'Traditional healer' walks into police station with a human hand and leg, says he is 'tired of eating human flesh'

33-year-old Nino Mbatha and 22-year-old Lungisani Magubane were sentenced to life in prison over the murder of Zanele Hlatshwayo at a South African court

                            'Traditional healer' walks into police station with a human hand and leg, says he is 'tired of eating human flesh'

Two South African men who previously admitted to killing a woman before cannibalizing her corpse have been sentenced to a life in prison. 33-year-old Nino Mbatha and 22-year-old Lungisani Magubane were convicted in the 2017 murder of Zanele Hlatshwayo and handed down the sentence by judge Peter Olsen at the Pietermaritzburg High Court.

According to the Washington Post, Mbatha walked into a police station in Estcourt, a town in KwaZulu-Natal province, carrying a bag with a human hand and leg in August 2017 and bizarrely claimed he was "tired of eating human flesh." When the officers refused to believe his claim, he led them to a house where they found a collection of other body parts, including eight ears in a pot.


The Daily Mail reported that Mbatha was a "traditional healer" who had enlisted the help of Magubane to behead Hlatshwayo and then remove her internal organs, hands, and feet. He had allegedly done this to gain "strength, luck to get work and to be loved by women" through "muti," a term used for traditional medicine in certain parts of southern Africa.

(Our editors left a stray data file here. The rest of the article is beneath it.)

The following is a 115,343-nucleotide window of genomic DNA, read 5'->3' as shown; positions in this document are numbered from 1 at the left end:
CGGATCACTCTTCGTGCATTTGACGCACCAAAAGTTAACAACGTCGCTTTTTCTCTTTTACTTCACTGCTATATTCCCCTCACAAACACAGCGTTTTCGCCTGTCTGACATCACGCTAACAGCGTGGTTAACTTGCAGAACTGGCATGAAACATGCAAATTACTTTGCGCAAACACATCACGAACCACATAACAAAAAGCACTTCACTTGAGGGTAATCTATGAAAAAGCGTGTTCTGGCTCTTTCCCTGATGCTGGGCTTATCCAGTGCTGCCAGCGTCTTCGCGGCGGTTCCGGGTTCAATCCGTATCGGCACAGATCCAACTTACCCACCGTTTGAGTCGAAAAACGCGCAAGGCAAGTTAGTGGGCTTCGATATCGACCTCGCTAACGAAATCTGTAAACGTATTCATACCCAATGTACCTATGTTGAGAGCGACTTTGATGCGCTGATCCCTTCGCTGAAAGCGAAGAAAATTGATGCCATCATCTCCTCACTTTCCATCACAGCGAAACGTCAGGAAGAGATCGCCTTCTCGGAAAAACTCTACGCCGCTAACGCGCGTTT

Mbatha suggested they get a woman or a child for this purpose as "the ancestors insisted that blood needed to be spilled." He is said to have later instructed the 22-year-old to eat the murdered woman's flesh for "good luck." Prosecutors said the pair then dismembered their victim's corpse further and used the body parts to make traditional medicine.

Mbatha denied saying he ate human flesh soon after his arrest and prosecutors tried the case as murder instead. It also emerged that community members often dug up graves under the orders of Mbatha to give him the bones. 


The case, which horrified the country and has come to be dubbed as the "cannibal case," resulted in the authorities uncovering what they suspected was a cannibalism ring. It eventually led to the arrests of a total of five other men — two of whom claimed to be traditional healers — aged 30 to 32, for being in the possession of human body parts.

Curiously enough, there is no direct law against cannibalism in South Africa, though mutilating a corpse and being in possession of human tissue are still criminal offenses. All the men accused pleaded not guilty to the crimes, and while Mbatha and Magubane were found guilty, a third was acquitted. A fourth man, identified as 31-year-old Sithembiso Sithole, died in prison after apparently killing himself while awaiting his trial.

Speaking at the sentencing, Olsen said Mbatha and Magubane were guilty of the "most heinous crime," saying, "What happened in this case is truly awful. It was the stuff of nightmares. How one would react in such circumstances is unpredictable. One may well want to unburden oneself of guilt, but later have second thoughts."